ENER-G CHP reduces carbon footprint of Manchester’s historic town hall and library

Two of Manchester’s finest public buildings are generating  their own low carbon energy supply via ENER-G combined heat and power (CHP) technology.

As part of the  multi-million pound refurbishment of the grade two-star listed Manchester Town Hall Extension and Central Library, main contractor Laing O’ Rourke worked with local CHP specialist ENER-G, NG Bailey and BDP to design, develop and supply the energy efficient system.

The ENER-G CHP technology is reducing the buildings’ carbon dioxide emissions by 710 tonnes per year, which is equivalent to the environmental benefit of removing 237 cars from the road or the carbon offset in one year by 582 acres of forest. It has also helped the development to achieve a BREEAM excellent rating.

The two 230kWe ENER-G trigeneration engines produce the majority of heat, cooling and electricity required by the historic buildings, making a significant contribution to reducing energy consumption and  utility bills.

By using two CHP engines, the Council is able to flex between the two units to maximise operating hours of the system overnight, when the electrical demand for the building is reduced.

The CHP system has been designed  to operate in ‘island mode’. In the event of an electrical network failure,  it can be switched to operate  independently from the main electrical grid – providing  emergency power to maintain critical public services.

To operate in ‘island mode’ the system requires a heat rejection radiator, but with space constraints of retrofitting technology within a historic building, this wasn’t possible. Instead, the heat rejection facility has been linked to the existing absorption chiller radiator, thereby making smart use of limited space.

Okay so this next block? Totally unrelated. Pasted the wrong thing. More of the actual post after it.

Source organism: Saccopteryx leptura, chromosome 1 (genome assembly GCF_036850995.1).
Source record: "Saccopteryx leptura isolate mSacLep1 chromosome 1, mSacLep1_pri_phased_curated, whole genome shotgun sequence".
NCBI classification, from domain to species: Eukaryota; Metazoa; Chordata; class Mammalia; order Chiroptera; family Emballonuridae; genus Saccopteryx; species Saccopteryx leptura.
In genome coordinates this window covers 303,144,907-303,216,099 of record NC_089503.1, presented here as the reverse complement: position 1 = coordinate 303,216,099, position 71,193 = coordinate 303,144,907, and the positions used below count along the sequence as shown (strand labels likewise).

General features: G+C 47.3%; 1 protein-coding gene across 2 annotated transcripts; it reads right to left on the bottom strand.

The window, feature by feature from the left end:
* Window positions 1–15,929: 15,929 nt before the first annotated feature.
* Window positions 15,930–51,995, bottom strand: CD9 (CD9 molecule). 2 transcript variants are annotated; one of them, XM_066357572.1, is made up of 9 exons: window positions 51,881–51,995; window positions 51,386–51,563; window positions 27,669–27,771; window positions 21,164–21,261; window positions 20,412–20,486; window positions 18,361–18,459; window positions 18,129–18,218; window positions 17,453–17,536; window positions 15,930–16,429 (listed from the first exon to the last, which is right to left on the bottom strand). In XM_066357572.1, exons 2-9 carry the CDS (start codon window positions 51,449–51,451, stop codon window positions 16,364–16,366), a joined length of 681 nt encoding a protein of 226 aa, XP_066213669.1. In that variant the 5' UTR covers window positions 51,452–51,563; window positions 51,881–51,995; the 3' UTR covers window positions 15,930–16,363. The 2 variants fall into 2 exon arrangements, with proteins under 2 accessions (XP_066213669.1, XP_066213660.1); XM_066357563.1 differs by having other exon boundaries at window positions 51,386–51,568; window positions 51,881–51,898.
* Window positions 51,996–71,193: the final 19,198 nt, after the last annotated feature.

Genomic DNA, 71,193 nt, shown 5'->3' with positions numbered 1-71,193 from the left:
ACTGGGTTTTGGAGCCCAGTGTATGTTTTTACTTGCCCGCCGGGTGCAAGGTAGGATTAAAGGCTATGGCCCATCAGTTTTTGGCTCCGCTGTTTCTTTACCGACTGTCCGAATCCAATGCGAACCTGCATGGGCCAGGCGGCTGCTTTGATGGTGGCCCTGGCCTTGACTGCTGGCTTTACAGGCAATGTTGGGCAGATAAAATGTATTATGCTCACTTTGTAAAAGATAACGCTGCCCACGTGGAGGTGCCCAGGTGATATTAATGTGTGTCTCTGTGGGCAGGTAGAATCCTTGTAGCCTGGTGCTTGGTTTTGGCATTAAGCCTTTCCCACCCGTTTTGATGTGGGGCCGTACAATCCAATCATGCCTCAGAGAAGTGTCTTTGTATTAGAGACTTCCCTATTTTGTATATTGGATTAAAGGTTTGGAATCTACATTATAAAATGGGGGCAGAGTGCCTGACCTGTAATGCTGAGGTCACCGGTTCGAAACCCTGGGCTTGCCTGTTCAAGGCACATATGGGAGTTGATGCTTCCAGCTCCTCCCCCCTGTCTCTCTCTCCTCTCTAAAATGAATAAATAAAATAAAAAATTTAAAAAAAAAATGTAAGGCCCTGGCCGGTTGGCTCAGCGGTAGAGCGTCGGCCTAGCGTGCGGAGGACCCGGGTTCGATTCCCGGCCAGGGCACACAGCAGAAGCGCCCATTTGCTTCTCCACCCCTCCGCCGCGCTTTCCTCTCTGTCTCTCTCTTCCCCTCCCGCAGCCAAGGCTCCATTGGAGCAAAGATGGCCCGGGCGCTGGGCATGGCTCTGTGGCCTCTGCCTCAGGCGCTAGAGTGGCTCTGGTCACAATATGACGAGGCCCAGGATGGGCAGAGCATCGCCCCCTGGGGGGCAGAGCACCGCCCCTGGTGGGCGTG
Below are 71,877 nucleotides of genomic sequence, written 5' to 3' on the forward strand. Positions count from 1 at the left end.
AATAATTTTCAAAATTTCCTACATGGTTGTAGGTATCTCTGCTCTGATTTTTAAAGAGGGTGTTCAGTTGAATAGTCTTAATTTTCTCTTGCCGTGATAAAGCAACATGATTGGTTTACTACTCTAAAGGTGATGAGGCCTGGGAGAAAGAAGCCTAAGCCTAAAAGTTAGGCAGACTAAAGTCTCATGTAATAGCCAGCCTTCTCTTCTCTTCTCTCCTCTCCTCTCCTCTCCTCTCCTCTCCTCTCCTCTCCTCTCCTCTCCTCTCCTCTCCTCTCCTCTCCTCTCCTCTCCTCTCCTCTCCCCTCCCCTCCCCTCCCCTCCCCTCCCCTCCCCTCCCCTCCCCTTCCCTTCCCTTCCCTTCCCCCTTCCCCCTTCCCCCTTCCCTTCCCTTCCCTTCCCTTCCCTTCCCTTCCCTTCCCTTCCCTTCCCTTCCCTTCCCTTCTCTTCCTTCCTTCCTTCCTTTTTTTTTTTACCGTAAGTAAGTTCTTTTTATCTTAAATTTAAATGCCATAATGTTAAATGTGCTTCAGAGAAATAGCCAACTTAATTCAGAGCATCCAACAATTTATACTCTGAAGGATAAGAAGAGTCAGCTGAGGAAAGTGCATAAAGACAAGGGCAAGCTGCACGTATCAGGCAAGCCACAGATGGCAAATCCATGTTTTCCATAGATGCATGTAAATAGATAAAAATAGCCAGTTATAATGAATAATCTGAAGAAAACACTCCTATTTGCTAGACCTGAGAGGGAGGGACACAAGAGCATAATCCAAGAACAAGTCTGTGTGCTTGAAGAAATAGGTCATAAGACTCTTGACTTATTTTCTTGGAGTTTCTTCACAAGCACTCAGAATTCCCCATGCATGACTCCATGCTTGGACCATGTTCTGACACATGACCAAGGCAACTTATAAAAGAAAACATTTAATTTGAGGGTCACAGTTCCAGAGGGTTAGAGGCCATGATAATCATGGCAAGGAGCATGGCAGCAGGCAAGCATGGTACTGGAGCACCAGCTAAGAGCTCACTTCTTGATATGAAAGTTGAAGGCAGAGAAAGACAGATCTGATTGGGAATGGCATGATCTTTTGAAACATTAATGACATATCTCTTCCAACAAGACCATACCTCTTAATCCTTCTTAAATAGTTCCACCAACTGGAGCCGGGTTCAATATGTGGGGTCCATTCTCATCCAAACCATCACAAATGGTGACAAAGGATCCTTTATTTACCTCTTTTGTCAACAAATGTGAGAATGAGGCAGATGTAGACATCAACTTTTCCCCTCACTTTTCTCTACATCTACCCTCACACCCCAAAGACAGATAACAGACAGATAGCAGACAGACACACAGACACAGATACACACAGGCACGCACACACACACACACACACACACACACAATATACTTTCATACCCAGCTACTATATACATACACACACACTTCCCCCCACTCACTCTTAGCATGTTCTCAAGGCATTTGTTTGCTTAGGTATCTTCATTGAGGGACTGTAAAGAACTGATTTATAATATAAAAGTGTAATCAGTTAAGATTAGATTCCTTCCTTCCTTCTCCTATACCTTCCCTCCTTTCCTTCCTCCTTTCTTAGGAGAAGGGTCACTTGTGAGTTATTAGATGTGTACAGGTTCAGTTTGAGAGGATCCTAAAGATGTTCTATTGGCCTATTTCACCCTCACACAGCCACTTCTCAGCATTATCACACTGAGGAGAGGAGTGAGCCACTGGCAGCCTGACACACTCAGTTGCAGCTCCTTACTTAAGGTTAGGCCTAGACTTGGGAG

A key principle set by the design team was that all waste  heat would be utilised to maximise overall energy efficiency. To maximise output from the trigeneration system, thermal stores have been introduced into both the chilled and low temperature hot water systems to allow night-time charging. In addition, the cooling potential is being used to provide 24 hour chilling to the ICT communications rooms.  

The Town Hall CHP project is the first phase of the proposed  Greater Manchester Heat Network programme, which  will provide a low carbon district heating supply for four city centre clusters, including Manchester, Bury, Oldham and Stockport.

Alan Barlow, Managing Director of ENER-G Combined Power Ltd, said: “As a local  business we are pleased to help Manchester City Council deliver on its carbon reduction programme. The units are operating at around 90% efficiency, helping to  create cleaner and affordable energy for the city. This project demonstrates the suitability of CHP for retrofit projects”.

Manchester’s Town Hall Extension and Central Library are buildings of national significance, among the best examples of architecture of the 1930s and part of a civic complex of world class stature.

Combined heat and power –  the simultaneous generation of electricity and useful heat – is around twice as efficient as conventional power generation, where the generated heat is wasted and further losses occur in transporting the electricity rather than using it on-site.CHP can achieve cost savings of up to 40% over electricity sourced from the grid and heat generated by on-site boilers. 

ENER-G is Europe’s leading provider of packaged CHP systems with more than 2500 installations worldwide. Its technology is used by many Manchester organisation, including the Radisson Edwardian and Hilton Hotels and Manchester’s universities.

Further information: www.energ.co.uk/chp

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A writer working in the field of business energy management, renewable energy and clean technology. Communications specialist working for global energy management services group ENER-G.

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